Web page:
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NTFS Permissions

Posted on 2004-10-14
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Last Modified: 2013-12-04
Hi

After hearing teh danger of teh admin shares on windows XP and 2000 prof i chnaged my local drives NTFS permmisons from teh defualt to

Admininstrtors (full acsess)
System (full acsess)
authenticated users (readand exccute)

NB i disabled teh guest account too !!

And allows these to filter through to the child ( sub folders) on my machine

My system runs ok so first off are these the safest permmisons to use ?????

Then I went into "Local Security Policy" and imported the "setup security.inf" policy is this the best one again ?????

Thanks
SILKI
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Question by:silki
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6 Comments
 
LVL 6

Expert Comment

by:nihlcat
ID: 12309948
Those permissions seem safe.  You might also want to consider renaming your Administrator account, as it is always a target for intruders.
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Author Comment

by:silki
ID: 12317597
Hi,

Thanks for teh feedback so my "Local Security Policy" bein set (imported) back to "setup security.inf" policy is  just like reseting back to default ie teh safest ???

authenticated users have actually got modify perrmisons as im ruuing IIS so i need Inest user to have these permmions but a person woudl need to have an accoutn in hack one of my accounst to get in as authenticated users ???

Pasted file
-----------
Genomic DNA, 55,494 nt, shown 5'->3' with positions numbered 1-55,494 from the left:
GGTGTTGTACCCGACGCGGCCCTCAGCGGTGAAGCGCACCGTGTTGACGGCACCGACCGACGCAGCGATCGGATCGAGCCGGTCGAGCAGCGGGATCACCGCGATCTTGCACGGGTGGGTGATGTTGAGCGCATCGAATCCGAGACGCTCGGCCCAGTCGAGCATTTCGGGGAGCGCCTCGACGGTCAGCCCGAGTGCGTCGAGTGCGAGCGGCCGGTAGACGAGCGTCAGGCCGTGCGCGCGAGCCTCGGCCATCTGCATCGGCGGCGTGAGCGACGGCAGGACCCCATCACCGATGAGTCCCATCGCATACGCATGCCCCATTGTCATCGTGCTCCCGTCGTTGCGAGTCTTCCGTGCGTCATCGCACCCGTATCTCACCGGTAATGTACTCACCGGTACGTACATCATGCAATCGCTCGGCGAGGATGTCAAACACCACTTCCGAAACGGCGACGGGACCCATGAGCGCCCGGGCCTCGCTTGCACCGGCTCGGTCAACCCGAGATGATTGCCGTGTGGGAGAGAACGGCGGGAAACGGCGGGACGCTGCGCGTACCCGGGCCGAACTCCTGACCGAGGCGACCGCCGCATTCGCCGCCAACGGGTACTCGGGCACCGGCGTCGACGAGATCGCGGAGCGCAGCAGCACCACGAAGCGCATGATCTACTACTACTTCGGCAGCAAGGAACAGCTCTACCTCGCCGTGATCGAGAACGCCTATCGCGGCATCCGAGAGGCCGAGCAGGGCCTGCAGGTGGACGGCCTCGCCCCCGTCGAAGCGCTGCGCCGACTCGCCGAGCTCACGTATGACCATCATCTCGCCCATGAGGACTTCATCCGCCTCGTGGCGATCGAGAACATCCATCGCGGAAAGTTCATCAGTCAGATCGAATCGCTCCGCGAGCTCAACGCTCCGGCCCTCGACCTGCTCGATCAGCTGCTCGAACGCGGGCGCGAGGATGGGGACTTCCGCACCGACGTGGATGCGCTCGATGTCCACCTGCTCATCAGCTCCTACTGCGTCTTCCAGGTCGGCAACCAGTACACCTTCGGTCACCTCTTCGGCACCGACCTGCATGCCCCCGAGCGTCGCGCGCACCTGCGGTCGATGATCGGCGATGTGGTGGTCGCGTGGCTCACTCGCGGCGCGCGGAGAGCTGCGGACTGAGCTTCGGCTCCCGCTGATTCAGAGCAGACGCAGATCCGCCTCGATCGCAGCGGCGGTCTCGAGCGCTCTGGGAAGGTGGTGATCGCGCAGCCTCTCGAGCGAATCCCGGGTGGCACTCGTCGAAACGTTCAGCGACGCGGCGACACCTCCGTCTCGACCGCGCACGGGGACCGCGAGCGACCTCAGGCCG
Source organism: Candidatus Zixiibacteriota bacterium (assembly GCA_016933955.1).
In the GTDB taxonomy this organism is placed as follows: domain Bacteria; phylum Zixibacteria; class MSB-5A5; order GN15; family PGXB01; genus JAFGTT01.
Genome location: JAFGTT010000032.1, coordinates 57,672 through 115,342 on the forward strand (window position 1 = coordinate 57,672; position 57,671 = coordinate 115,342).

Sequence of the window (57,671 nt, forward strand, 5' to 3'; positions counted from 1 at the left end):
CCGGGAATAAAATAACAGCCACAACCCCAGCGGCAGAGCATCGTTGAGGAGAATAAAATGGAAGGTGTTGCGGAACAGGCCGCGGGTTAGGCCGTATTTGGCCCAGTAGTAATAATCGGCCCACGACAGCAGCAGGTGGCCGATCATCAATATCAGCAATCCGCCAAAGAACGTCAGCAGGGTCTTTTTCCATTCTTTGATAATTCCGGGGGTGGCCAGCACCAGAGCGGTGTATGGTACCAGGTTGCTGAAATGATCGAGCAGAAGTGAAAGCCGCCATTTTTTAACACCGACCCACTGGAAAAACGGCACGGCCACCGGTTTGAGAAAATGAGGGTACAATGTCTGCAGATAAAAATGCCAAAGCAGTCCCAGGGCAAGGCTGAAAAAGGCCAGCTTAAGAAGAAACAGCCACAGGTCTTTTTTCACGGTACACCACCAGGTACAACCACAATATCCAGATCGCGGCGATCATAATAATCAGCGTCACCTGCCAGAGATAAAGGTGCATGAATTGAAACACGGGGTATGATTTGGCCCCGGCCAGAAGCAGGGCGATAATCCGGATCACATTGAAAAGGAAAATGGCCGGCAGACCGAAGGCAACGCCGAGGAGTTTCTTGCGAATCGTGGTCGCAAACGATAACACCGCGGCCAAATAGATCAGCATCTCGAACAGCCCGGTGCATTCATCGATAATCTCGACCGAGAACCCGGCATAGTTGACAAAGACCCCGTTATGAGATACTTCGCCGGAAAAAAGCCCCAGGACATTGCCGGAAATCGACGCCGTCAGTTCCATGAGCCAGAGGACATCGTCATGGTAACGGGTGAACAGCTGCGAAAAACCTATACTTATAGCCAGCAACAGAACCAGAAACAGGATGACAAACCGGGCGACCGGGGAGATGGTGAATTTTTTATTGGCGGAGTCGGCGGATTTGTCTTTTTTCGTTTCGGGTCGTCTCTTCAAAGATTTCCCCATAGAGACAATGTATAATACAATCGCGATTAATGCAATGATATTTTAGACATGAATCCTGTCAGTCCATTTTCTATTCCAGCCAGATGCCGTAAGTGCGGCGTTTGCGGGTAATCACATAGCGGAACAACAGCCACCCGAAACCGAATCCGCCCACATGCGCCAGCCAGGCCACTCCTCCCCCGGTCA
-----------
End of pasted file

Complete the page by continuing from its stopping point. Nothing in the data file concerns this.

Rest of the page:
So you say rename administrators to somehting else ?? woudlnt they need a password though to do any damage ?!?!?

THANKS
SILKI
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LVL 6

Expert Comment

by:nihlcat
ID: 12317646
Of course they would need the password, but they (the bad people) already know the username.  The account 'administrator' is known to all.  Our company's security baseline requires it to be renamed.
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Author Comment

by:silki
ID: 12337035
Thanks nihlcat,

Can you just confirm thsi part for me ...

"so my "Local Security Policy" bein set (imported) back to "setup security.inf" policy is just like reseting back to default" ??? Secure ???
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LVL 6

Accepted Solution

by:
nihlcat earned 125 total points
ID: 12337818
Sorry I totally misread part of your question.  Yes that's the default (setup security.inf).  But no, not very secure at all.  Policies become incrementally more secure.  You may wish to try hisecdc.inf, but it really depends on your network.  You need to be sure to not make it too restrictive.  I think pre-production testing is probably best.

 
More information on predefined security policies:

http://www.microsoft.com/windows2000/en/advanced/help/default.asp?url=/windows2000/en/advanced/help/sag_SCEdefaultpols.htm
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Author Comment

by:silki
ID: 12345611
Thanks ....
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